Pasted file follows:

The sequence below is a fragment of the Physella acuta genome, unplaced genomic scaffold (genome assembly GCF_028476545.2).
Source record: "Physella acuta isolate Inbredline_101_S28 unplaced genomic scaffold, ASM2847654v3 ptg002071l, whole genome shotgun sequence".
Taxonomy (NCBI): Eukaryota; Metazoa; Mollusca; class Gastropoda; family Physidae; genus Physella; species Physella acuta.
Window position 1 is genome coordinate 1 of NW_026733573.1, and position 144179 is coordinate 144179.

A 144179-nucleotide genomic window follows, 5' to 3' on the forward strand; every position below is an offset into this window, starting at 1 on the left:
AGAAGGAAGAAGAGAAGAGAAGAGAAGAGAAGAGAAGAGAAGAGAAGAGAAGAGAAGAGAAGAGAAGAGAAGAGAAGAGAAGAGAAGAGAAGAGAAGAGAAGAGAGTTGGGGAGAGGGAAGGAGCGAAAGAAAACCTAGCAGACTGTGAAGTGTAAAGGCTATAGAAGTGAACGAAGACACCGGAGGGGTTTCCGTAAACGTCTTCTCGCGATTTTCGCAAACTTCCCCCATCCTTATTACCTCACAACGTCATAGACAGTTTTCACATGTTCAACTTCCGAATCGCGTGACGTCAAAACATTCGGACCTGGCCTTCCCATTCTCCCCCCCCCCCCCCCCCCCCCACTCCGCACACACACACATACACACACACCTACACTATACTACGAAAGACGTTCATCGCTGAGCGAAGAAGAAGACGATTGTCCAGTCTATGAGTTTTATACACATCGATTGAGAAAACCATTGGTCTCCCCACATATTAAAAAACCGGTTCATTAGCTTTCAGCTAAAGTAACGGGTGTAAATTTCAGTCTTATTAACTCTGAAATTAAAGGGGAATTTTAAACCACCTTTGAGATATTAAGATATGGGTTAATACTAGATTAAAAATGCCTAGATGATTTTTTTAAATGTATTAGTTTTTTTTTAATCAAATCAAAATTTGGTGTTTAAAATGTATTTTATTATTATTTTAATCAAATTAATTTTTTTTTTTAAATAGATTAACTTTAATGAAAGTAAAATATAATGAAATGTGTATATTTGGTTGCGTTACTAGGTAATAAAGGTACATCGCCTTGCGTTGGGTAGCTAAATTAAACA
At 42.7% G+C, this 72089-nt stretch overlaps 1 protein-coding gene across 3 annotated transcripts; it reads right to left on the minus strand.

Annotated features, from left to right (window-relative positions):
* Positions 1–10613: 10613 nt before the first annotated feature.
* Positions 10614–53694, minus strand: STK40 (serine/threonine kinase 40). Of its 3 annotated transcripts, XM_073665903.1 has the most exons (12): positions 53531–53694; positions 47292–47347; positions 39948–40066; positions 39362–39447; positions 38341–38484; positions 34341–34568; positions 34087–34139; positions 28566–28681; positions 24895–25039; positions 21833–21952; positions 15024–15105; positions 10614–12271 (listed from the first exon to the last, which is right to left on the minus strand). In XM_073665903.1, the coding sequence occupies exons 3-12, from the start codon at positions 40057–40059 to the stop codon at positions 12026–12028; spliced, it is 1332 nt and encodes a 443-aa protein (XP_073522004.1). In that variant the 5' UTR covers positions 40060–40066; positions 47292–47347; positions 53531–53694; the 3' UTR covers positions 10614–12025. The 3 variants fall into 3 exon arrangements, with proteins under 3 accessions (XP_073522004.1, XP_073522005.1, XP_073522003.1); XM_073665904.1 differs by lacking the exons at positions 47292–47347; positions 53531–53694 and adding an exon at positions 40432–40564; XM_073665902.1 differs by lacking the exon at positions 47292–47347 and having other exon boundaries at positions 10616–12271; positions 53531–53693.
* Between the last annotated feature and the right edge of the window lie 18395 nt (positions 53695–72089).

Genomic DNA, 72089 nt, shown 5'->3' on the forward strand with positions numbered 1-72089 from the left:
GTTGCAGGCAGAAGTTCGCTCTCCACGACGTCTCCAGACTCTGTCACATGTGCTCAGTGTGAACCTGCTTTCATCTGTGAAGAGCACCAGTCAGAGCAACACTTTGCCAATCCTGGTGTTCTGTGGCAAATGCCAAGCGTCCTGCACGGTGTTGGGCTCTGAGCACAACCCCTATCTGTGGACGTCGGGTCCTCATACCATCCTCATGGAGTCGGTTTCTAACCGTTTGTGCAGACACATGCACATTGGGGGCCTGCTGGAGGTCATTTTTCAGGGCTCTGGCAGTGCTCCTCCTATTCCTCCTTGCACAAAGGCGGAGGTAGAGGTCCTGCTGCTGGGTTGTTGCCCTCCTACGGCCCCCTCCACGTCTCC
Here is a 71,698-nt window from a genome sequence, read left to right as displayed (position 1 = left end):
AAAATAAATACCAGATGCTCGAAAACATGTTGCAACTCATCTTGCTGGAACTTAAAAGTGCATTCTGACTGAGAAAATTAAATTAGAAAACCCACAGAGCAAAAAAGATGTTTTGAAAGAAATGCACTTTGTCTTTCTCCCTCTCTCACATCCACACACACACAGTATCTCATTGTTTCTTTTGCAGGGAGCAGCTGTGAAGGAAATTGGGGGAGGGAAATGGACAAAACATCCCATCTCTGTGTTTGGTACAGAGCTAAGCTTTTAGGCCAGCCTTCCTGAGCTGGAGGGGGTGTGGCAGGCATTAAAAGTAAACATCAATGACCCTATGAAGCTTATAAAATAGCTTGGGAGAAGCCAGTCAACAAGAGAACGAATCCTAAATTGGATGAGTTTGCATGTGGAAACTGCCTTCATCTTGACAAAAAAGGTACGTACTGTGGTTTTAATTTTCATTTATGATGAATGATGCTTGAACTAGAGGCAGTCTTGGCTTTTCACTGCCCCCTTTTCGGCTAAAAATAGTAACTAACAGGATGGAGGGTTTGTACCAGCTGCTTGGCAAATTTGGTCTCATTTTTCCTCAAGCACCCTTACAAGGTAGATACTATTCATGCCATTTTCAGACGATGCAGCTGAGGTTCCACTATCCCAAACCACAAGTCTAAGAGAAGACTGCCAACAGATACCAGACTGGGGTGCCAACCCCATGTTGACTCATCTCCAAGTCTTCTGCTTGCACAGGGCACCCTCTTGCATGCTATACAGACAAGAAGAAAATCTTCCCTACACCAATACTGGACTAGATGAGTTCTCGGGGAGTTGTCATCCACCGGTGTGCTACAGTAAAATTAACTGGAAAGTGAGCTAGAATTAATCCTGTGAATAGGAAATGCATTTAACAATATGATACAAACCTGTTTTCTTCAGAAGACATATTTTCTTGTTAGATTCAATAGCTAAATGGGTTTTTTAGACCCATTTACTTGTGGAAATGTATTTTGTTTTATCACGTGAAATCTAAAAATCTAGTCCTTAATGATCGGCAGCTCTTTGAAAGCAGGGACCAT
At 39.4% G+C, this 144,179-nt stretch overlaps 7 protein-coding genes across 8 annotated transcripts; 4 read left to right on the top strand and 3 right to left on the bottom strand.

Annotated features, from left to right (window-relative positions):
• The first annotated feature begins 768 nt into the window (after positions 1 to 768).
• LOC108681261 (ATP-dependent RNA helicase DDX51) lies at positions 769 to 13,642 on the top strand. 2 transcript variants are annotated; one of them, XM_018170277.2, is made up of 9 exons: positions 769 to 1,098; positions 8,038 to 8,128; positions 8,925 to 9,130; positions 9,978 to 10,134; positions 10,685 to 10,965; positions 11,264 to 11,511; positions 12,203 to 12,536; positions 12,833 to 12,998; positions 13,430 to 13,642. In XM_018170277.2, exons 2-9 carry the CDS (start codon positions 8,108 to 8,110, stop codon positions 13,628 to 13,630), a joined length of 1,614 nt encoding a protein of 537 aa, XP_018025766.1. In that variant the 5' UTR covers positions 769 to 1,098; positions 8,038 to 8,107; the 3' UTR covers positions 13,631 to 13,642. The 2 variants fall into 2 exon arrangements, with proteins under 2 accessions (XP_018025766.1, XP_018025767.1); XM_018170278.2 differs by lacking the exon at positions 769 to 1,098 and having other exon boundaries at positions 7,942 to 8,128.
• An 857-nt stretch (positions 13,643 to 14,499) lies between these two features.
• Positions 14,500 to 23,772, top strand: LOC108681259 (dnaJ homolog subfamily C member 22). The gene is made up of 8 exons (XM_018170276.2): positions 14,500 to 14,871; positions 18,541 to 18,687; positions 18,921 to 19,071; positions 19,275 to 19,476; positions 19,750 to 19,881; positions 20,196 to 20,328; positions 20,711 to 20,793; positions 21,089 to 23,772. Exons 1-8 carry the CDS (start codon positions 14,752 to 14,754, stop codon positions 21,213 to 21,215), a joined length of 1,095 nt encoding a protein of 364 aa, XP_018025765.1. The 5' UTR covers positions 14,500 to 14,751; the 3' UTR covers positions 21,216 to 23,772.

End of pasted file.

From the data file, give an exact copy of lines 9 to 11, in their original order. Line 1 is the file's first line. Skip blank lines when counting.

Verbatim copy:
* Positions 1–10613: 10613 nt before the first annotated feature.
* Positions 10614–53694, minus strand: STK40 (serine/threonine kinase 40). Of its 3 annotated transcripts, XM_073665903.1 has the most exons (12): positions 53531–53694; positions 47292–47347; positions 39948–40066; positions 39362–39447; positions 38341–38484; positions 34341–34568; positions 34087–34139; positions 28566–28681; positions 24895–25039; positions 21833–21952; positions 15024–15105; positions 10614–12271 (listed from the first exon to the last, which is right to left on the minus strand). In XM_073665903.1, the coding sequence occupies exons 3-12, from the start codon at positions 40057–40059 to the stop codon at positions 12026–12028; spliced, it is 1332 nt and encodes a 443-aa protein (XP_073522004.1). In that variant the 5' UTR covers positions 40060–40066; positions 47292–47347; positions 53531–53694; the 3' UTR covers positions 10614–12025. The 3 variants fall into 3 exon arrangements, with proteins under 3 accessions (XP_073522004.1, XP_073522005.1, XP_073522003.1); XM_073665904.1 differs by lacking the exons at positions 47292–47347; positions 53531–53694 and adding an exon at positions 40432–40564; XM_073665902.1 differs by lacking the exon at positions 47292–47347 and having other exon boundaries at positions 10616–12271; positions 53531–53693.
* Between the last annotated feature and the right edge of the window lie 18395 nt (positions 53695–72089).